Information Architecture

Information Architecture for AI

A dirty little secret? It's what we do.

The Associated Press released an article on AI's Dirty Little Secret. As the article explains, the secret is that AI is powered by people!  Well, I'm glad the secret is out, as this is what Informatics4AI is all about. Let me explain.


The article discusses how people are needed to tag ("label") images, text, or other data because without the tagging, machines cannot learn. One example is the tagging of traffic images so that self-driving cars can become smart and keep us safe. The "secret" (according to AP) is that the tagging of traffic images by people is now a vibrant worldwide industry. It's important to remember that companies such as Facebook have been using crowd-sourced image tagging (or data labeling) for many years to improve their AI image recognition systems. So the dirty little secret isn't that data labeling is a new blue-collar industry, but rather that machines are actually pretty dumb and they need people to curate data in very specific ways before machine learning can take place.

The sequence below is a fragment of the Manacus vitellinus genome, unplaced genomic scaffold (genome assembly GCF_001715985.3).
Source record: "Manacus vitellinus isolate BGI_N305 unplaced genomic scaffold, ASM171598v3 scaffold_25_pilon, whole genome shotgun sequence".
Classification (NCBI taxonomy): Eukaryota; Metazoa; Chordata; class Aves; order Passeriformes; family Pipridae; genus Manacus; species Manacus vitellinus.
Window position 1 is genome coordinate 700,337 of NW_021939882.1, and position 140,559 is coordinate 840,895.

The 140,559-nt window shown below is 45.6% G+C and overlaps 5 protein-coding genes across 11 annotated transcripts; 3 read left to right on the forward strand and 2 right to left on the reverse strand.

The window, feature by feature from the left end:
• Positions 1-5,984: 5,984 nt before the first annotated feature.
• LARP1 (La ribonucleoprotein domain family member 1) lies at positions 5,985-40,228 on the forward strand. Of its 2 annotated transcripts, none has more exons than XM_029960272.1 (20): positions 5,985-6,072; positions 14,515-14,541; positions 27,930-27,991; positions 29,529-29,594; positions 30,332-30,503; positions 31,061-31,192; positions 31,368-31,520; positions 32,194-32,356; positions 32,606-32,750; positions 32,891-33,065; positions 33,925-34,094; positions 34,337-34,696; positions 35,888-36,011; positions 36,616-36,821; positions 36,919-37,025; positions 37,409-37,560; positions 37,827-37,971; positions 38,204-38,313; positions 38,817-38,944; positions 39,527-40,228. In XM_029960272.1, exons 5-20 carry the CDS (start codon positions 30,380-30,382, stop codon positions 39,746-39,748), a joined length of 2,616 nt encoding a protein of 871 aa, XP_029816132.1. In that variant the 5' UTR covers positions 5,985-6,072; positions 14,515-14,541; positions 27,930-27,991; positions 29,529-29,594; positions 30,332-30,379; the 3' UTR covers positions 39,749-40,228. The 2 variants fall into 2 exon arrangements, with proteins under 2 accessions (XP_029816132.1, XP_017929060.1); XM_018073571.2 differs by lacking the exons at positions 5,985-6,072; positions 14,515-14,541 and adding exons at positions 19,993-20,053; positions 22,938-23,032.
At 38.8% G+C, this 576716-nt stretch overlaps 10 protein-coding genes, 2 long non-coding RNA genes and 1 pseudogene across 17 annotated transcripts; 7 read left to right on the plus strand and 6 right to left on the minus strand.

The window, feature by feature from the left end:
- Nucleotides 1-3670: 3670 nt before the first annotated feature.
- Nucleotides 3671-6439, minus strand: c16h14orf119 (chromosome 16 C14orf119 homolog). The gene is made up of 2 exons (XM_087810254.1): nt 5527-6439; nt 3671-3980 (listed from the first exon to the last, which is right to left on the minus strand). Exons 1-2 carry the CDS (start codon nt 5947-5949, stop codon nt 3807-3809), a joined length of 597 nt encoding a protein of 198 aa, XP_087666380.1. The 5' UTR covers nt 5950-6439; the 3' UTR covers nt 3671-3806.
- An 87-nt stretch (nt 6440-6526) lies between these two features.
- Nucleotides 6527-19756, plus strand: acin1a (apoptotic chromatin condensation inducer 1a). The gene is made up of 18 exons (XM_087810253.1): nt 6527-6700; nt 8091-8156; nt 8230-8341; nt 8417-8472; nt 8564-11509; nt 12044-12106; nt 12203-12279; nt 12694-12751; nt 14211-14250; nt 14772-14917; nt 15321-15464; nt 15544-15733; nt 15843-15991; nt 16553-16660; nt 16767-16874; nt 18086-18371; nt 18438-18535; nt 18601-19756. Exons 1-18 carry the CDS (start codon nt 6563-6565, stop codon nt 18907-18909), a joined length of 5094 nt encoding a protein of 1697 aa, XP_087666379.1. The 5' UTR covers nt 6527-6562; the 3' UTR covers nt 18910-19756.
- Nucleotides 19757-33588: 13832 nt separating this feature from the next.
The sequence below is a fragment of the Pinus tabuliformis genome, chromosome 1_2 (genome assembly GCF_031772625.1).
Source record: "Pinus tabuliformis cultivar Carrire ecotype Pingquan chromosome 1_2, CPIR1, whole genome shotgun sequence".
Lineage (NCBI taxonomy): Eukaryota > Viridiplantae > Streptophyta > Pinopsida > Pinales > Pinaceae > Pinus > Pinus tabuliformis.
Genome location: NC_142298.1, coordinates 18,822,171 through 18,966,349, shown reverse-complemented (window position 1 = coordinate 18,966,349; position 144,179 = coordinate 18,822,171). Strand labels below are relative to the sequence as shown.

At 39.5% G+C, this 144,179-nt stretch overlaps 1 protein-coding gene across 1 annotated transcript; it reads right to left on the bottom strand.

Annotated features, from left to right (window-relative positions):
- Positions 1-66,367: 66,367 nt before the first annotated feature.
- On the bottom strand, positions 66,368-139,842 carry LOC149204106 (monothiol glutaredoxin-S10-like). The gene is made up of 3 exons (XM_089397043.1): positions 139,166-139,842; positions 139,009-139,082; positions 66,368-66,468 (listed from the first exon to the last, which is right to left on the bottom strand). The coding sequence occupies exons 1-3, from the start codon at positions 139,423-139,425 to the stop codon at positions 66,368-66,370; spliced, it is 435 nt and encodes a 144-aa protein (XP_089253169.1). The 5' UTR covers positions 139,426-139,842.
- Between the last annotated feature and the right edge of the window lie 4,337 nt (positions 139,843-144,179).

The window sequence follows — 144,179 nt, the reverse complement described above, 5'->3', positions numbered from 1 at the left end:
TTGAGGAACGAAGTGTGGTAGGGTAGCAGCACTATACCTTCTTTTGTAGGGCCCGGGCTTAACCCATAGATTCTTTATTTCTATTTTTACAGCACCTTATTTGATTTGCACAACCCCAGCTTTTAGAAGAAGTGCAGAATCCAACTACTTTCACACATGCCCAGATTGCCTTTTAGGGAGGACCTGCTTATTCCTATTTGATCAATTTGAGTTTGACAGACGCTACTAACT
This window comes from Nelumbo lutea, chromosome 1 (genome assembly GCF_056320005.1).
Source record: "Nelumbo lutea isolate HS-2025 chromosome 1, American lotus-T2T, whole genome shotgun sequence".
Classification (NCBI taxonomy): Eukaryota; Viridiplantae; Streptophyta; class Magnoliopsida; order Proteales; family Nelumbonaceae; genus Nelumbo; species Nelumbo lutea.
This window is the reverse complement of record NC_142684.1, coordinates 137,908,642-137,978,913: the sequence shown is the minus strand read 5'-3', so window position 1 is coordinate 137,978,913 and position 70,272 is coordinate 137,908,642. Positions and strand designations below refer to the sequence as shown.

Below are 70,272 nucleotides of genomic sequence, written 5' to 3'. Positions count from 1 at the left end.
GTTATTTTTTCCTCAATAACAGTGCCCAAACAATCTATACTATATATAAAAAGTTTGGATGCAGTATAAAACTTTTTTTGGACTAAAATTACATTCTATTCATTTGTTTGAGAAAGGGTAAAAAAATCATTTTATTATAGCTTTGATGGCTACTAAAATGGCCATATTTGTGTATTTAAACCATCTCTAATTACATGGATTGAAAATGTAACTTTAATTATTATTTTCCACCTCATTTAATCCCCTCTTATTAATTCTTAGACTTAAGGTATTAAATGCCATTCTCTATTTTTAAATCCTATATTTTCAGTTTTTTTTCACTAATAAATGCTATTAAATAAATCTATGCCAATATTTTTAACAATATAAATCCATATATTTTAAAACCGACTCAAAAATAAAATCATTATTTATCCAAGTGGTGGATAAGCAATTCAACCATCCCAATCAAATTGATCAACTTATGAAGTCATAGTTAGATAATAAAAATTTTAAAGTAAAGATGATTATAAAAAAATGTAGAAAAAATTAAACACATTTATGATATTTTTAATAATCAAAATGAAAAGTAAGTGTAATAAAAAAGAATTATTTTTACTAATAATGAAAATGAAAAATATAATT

As David Auerbach said, "Computers are near-omnipotent cauldrons of processing power, but they’re also stupid. They are the undisputed chess champions of the world, but they can’t understand a simple English conversation. IBM’s Watson supercomputer defeated two top Jeopardy! players last year, but for the clue 'What grasshoppers eat,' Watson answered: 'Kosher'.”

How can computers be so stupid and yet so smart at the same time? 

The answer lies in the fact that images and full text are ambiguous and hard to understand (think "captcha"). Unstructured information that you or I can understand makes little or no sense to a machine. However, if the dataset is properly curated ("data wrangling" in AI terminology) and an ontology is built to help the machine learn, then the magic can happen, and the machine can become intelligent. Delivering insights that you or I cannot imagine. Informatics4AI is focused on helping organizations use information architecture to improve the quality of their data, and thus improve the results of natural language AI projects.

So now that the secret is out, let's get to work. Do you need help improving the quality of your data or do you need to develop an information architecture to support your ongoing AI efforts?  Give us a call.